Putting the Health Back in Education

Thursday, February 3, 2011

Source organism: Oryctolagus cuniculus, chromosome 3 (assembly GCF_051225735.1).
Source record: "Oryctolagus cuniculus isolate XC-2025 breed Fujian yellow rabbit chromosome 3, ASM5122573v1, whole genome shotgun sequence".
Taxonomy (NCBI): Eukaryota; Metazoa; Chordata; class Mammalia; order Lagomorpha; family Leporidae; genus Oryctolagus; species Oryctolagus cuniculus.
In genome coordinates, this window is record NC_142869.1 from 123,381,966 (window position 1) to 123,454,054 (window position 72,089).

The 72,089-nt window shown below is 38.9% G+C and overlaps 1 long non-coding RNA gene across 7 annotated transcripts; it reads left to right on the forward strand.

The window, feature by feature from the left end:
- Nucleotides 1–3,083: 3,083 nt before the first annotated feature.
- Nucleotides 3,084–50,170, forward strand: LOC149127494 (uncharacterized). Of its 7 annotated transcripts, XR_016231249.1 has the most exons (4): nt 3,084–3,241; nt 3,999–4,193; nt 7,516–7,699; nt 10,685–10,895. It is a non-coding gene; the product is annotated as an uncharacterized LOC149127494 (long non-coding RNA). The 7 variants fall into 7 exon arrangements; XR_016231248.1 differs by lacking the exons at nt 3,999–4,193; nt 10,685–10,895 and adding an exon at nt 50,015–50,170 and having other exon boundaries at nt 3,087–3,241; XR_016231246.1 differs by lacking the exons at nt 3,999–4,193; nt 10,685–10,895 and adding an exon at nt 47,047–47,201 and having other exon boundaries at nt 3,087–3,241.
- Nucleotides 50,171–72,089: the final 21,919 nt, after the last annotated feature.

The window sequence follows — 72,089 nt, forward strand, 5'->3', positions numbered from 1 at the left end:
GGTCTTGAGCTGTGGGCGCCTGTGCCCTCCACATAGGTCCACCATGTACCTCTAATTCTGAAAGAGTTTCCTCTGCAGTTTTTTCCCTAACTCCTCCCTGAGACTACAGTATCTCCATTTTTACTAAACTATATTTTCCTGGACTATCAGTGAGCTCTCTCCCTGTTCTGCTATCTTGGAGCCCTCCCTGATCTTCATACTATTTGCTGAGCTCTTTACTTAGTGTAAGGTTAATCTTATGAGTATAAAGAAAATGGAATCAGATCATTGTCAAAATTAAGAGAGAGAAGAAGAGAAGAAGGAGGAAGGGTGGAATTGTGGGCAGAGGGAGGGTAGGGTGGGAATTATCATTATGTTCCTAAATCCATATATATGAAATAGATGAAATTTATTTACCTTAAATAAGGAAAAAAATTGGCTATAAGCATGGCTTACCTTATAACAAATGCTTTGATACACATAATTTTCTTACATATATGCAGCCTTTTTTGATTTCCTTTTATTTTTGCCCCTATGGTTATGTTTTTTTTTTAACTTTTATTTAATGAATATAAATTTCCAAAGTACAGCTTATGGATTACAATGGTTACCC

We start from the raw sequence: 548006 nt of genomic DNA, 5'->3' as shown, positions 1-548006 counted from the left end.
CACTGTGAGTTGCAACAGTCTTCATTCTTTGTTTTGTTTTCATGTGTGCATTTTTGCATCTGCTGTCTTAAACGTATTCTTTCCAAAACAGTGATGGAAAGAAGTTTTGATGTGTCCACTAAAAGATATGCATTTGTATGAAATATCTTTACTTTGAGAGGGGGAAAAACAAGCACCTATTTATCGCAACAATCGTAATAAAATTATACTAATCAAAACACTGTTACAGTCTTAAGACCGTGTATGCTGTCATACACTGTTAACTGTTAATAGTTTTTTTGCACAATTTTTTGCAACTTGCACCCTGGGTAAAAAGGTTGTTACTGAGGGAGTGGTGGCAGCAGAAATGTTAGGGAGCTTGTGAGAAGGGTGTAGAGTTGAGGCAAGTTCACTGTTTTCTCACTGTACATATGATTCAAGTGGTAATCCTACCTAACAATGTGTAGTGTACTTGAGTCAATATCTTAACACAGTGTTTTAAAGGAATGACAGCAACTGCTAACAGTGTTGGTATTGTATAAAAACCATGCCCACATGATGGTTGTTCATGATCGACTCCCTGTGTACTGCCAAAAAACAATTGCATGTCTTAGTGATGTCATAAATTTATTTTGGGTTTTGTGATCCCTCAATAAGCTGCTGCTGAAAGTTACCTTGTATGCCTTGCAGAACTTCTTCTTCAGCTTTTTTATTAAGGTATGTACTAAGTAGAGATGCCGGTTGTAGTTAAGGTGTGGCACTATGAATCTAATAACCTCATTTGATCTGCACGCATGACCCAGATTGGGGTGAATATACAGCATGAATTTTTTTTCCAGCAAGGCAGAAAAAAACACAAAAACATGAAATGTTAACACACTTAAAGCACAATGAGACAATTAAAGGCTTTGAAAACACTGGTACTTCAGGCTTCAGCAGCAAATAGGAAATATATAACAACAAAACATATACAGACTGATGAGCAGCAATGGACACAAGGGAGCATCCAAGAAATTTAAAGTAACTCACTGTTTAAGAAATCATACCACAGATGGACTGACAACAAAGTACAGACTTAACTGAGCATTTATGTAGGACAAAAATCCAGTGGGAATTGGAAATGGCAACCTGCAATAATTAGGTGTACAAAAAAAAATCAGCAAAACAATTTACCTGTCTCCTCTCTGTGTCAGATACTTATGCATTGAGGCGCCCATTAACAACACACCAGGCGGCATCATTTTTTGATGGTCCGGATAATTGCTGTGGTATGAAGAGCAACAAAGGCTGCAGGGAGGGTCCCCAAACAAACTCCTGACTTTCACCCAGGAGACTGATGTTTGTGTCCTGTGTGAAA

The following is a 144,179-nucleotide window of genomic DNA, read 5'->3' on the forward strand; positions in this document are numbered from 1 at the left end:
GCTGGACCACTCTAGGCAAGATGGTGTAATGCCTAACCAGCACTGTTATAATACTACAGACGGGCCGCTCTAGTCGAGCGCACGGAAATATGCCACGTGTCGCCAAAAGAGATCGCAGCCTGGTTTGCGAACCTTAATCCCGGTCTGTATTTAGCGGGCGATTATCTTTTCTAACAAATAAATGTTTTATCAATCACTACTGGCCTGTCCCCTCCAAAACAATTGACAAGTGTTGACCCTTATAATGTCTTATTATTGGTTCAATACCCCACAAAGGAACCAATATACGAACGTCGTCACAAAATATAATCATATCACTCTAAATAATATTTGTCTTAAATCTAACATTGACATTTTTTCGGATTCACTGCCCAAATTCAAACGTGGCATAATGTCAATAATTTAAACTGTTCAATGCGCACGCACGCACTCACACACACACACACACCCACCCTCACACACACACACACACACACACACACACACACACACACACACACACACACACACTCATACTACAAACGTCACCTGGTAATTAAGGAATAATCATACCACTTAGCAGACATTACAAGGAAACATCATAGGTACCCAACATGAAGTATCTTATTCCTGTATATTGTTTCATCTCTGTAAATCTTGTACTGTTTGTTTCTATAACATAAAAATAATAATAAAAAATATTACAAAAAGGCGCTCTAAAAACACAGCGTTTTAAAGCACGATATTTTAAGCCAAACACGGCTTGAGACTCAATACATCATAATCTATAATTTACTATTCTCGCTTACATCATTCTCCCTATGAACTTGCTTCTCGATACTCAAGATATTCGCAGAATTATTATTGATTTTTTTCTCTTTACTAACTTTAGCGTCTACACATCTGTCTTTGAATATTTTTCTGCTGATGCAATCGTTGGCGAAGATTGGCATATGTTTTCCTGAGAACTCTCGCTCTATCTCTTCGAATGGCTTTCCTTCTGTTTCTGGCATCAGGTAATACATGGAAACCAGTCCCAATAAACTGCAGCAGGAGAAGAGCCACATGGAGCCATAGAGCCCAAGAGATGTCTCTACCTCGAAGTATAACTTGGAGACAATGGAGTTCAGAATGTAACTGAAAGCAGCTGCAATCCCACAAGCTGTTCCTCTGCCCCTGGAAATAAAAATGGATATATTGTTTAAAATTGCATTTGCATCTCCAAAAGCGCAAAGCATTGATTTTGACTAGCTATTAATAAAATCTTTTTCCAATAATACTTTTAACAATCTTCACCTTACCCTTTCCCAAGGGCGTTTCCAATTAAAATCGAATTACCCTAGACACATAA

In December 2009, the Macdonald Report that looked at health education concluded "it is essential for all children and young people to have an entitlement to a common core of knowledge, skills and understanding in PSHE [Personal, Social, Health and Economic] education. The depth and range of this learning experience should no longer be determined solely by individual schools and teachers".  Health education is a highly topical issue not least because it can play a central role in introducing children to a healthy, equitable, and inclusive psychological and physical environment. When implemented properly, health education can deliver benefits that cross-cut government departments and, more broadly, wider societal imperatives. This is particularly the case in terms of improving public health; equipping people with the knowledge and education to live healthy lives; and ensuring economic productivity is not undermined by unhealthy lifestyles. It is therefore an issue that should be of interest and importance to a wide range of different stakeholders. Moreover, the issue, and policy imperative, that is healthy living and public health is a stated priority of the new Coalition Government's health and education policy, and something both the Conservative Party and Liberal Democrats have paid significant attention to over recent years. As is stated in The Coalition: Our Agreement for Government document: "The Government believes that we need action to promote public health, and encourage behaviour change to help people live healthier lives. We need an ambitious strategy to prevent ill-health which harnesses innovative techniques to help people take responsibility for their own health". This has been reaffirmed in the Government‟s recently published Public Health White Paper, "Healthy lives, healthy people: our strategy for public health in England", which states: "This is a new era for public health, with a higher priority and dedicated resources".  However, the current economic climate and new "Age of Austerity" means that an increasing emphasis is now being placed on the cost-effectiveness and the sustainability of all departmental budgets and therefore health education programmes. This is most notably exemplified by the terms of reference of the new Office for Budget Responsibility and the provisions laid down by the Chancellor, George Osborne MP, and Chief Secretary to the Treasury, Danny Alexander MP, in the recent Comprehensive Spending Review. Allied to this point is the fact that children‟s education is under growing public scrutiny. It therefore follows that teaching in this area must be underpinned by evidence and results delivering outcomes that are clear, accountable and measurable.   The most recent National Child Measurement Programme (NCMP) results show that in Reception almost one in four children is either overweight or obese. By Year 6, this rises to nearly one in three. More than 50% of pupils aged between 11 and 15 years have experimented with alcohol, and in 2008 the average amount of alcohol consumed by pupils who had drunk in the last week was 14.6 units.  In 2008, 22% of pupils admitted to taking drugs, with 15% reporting drug use in the last year and 8% in the last month. In 2007, the number of pregnancies recorded in women under the age of 18 rose from 41,768 in 2006 to 42,918. In 2007, there were 8,196 pregnancies among girls under 16, compared with 7,826 in 2006 (three-quarters of the girls were aged 15 when they fell pregnant).